When I was confined to bed for nearly two months with a debilitating illness, I talked to God a lot. He showed me areas of my life that needed reform, and I committed to changing them. Although my commitments were sincere, life back on the plains, when we’re no longer in the deep valley, has a way of making us forget. Now that I am healthy again, I find that I am needing regular reminders of the changes I committed to making. Otherwise, I just slip back into my mindless routine of both healthy and unhealthy habits.

And it’s not just the valley experiences God uses to reveal deep truths to us. He also uses the mountaintops to show us some of His beautiful plans for our lives. My summer working outside Yosemite National Park was one of those mountaintops where the Lord revealed Himself in entirely new ways to me, ways that continue to impact and shape who I am 20 years later.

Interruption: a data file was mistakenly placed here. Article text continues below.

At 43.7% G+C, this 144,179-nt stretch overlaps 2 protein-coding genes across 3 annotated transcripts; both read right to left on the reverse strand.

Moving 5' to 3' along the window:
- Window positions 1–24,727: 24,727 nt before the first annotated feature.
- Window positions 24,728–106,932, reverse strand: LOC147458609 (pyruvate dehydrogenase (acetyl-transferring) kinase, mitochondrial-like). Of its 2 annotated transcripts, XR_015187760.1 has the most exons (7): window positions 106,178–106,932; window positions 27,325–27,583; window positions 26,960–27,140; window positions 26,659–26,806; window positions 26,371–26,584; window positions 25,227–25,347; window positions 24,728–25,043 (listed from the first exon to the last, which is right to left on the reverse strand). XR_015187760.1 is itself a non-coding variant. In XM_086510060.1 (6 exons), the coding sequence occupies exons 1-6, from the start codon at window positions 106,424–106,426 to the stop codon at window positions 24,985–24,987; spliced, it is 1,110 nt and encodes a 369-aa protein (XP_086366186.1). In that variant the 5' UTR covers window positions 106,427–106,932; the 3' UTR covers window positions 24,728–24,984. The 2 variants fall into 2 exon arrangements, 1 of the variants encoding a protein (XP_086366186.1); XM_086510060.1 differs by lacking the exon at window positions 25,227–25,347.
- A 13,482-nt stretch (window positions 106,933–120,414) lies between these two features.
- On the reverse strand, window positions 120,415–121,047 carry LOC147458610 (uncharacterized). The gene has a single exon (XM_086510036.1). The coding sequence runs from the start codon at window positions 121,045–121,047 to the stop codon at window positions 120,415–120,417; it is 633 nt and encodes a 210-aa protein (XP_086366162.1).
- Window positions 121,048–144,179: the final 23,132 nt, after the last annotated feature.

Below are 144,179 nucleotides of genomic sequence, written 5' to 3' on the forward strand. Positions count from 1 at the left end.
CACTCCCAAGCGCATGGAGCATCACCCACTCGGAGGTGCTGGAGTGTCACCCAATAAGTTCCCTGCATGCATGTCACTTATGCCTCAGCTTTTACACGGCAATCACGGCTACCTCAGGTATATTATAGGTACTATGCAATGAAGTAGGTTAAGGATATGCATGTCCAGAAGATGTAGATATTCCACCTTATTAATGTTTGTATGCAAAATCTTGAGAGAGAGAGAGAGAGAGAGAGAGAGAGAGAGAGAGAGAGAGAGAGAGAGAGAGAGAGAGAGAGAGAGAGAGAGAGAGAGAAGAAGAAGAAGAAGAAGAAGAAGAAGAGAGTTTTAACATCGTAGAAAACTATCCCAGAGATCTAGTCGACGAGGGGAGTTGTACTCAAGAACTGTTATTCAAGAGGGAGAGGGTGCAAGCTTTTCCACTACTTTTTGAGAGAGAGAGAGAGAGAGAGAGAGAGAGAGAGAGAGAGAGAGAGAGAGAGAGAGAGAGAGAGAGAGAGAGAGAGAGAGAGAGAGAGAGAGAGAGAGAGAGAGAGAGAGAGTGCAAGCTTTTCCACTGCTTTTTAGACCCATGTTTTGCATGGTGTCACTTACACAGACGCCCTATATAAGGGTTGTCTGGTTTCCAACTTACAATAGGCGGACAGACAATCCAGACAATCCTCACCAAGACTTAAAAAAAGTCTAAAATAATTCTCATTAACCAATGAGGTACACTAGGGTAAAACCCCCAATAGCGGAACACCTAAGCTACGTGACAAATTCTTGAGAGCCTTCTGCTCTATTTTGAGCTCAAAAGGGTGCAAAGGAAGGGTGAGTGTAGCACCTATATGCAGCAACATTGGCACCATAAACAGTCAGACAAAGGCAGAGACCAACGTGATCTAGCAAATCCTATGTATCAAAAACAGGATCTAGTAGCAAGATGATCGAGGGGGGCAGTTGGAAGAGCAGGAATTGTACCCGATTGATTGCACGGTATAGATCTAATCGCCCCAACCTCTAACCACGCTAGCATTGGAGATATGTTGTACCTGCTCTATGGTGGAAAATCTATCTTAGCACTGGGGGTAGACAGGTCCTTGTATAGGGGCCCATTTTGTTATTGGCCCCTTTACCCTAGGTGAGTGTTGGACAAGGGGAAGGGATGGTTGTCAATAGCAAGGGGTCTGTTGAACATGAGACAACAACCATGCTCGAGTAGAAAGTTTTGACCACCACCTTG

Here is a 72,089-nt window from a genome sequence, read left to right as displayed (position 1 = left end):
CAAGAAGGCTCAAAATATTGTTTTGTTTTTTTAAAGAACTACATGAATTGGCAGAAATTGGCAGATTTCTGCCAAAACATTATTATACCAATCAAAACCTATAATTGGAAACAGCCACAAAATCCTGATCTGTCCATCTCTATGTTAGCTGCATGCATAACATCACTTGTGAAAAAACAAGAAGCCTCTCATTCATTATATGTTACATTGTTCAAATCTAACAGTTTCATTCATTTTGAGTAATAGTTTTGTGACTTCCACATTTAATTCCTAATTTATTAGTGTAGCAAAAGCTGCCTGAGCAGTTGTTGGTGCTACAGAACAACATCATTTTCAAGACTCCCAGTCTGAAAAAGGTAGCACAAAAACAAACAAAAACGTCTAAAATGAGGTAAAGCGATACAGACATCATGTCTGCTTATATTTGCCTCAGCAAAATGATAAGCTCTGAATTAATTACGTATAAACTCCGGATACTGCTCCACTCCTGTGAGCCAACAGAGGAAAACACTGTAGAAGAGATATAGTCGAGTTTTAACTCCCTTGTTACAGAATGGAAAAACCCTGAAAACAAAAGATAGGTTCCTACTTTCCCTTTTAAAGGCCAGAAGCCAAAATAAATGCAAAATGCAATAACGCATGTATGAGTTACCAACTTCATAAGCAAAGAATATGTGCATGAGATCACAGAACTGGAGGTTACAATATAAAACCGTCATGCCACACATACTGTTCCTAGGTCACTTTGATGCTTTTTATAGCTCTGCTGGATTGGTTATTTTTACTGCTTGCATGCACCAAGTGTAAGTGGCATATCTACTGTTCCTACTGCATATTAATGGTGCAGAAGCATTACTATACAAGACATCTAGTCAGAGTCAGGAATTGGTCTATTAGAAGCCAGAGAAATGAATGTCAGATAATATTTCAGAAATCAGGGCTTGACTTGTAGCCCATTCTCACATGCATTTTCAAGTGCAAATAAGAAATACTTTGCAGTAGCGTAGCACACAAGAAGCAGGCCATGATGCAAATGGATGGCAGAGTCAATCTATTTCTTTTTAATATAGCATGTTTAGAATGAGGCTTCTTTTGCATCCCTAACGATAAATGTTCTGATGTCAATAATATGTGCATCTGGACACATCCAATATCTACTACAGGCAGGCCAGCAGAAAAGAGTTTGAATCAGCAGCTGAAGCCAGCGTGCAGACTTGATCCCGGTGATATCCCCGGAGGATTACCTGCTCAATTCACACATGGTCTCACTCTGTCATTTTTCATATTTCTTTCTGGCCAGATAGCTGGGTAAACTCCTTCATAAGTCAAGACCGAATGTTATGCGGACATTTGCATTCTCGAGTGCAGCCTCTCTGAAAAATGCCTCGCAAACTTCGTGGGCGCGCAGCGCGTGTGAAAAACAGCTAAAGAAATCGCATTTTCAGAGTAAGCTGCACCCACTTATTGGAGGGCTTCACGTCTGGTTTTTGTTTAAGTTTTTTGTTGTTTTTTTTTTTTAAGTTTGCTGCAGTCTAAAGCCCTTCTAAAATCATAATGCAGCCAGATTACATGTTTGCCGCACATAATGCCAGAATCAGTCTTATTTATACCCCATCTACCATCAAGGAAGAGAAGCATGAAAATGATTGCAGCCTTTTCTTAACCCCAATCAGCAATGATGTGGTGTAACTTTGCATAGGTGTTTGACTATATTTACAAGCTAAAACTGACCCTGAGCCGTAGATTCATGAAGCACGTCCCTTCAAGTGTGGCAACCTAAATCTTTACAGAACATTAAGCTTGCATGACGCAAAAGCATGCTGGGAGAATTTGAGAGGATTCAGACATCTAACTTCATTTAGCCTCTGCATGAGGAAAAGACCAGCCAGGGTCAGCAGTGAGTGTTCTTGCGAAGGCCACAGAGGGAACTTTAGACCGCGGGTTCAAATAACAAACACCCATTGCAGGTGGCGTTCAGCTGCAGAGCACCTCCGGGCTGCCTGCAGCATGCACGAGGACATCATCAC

We must never forget the lessons the Lord teaches us in the valleys and on the mountaintops of life. Photo credit: Marcus Emerson.

We must never forget the lessons the Lord teaches us in the valleys and on the mountaintops of life. Photo credit: Marcus Emerson.

It’s tempting to think that our responses to God in the midst of trials and loss or, conversely, when we’re on the highest mountaintop are only emotionally driven due to the intense circumstances. Mere sentimentalism, we say. It will pass.

And all too often it does pass. How many times have you been moved by the life stories of a compelling speaker, by the call to abandon ourselves to God’s work, to turn our lives over to Him truly, once and for all? How many times have the struggles of our friends and family, or even ourselves, prompted us to sincerely commit to turning over a new leaf? And how many times, when the trials have passed, or the emotional high recedes, have we settled for life as it was before?